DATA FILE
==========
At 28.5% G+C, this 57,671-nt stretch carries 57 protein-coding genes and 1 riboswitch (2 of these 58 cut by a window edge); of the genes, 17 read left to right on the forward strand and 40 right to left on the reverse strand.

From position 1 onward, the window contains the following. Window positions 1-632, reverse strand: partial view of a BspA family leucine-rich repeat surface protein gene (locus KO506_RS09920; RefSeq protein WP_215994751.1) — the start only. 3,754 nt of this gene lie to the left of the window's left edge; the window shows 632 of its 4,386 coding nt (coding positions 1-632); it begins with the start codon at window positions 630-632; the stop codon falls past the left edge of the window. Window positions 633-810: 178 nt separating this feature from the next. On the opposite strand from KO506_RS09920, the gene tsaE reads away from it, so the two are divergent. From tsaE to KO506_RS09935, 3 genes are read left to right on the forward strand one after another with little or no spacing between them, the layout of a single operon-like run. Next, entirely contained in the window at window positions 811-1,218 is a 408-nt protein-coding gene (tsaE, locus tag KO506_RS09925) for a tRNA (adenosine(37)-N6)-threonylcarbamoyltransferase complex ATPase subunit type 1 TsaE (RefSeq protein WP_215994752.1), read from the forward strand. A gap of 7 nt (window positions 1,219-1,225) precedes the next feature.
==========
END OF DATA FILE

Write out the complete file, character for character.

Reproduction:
At 28.5% G+C, this 57,671-nt stretch carries 57 protein-coding genes and 1 riboswitch (2 of these 58 cut by a window edge); of the genes, 17 read left to right on the forward strand and 40 right to left on the reverse strand.

From position 1 onward, the window contains the following. Window positions 1-632, reverse strand: partial view of a BspA family leucine-rich repeat surface protein gene (locus KO506_RS09920; RefSeq protein WP_215994751.1) — the start only. 3,754 nt of this gene lie to the left of the window's left edge; the window shows 632 of its 4,386 coding nt (coding positions 1-632); it begins with the start codon at window positions 630-632; the stop codon falls past the left edge of the window. Window positions 633-810: 178 nt separating this feature from the next. On the opposite strand from KO506_RS09920, the gene tsaE reads away from it, so the two are divergent. From tsaE to KO506_RS09935, 3 genes are read left to right on the forward strand one after another with little or no spacing between them, the layout of a single operon-like run. Next, entirely contained in the window at window positions 811-1,218 is a 408-nt protein-coding gene (tsaE, locus tag KO506_RS09925) for a tRNA (adenosine(37)-N6)-threonylcarbamoyltransferase complex ATPase subunit type 1 TsaE (RefSeq protein WP_215994752.1), read from the forward strand. A gap of 7 nt (window positions 1,219-1,225) precedes the next feature.